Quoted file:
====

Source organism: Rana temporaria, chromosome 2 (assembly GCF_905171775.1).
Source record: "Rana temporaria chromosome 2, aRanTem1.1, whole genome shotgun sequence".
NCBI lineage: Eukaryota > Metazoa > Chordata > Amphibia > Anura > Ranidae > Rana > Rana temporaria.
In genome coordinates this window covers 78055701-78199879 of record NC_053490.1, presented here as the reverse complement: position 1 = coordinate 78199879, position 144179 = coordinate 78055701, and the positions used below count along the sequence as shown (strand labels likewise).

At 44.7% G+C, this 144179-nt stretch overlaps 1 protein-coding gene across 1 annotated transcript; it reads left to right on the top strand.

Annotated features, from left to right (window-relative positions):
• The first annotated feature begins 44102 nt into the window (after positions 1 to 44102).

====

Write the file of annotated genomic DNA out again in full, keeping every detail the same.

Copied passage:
Source organism: Rana temporaria, chromosome 2 (assembly GCF_905171775.1).
Source record: "Rana temporaria chromosome 2, aRanTem1.1, whole genome shotgun sequence".
NCBI lineage: Eukaryota > Metazoa > Chordata > Amphibia > Anura > Ranidae > Rana > Rana temporaria.
In genome coordinates this window covers 78055701-78199879 of record NC_053490.1, presented here as the reverse complement: position 1 = coordinate 78199879, position 144179 = coordinate 78055701, and the positions used below count along the sequence as shown (strand labels likewise).

At 44.7% G+C, this 144179-nt stretch overlaps 1 protein-coding gene across 1 annotated transcript; it reads left to right on the top strand.

Annotated features, from left to right (window-relative positions):
• The first annotated feature begins 44102 nt into the window (after positions 1 to 44102).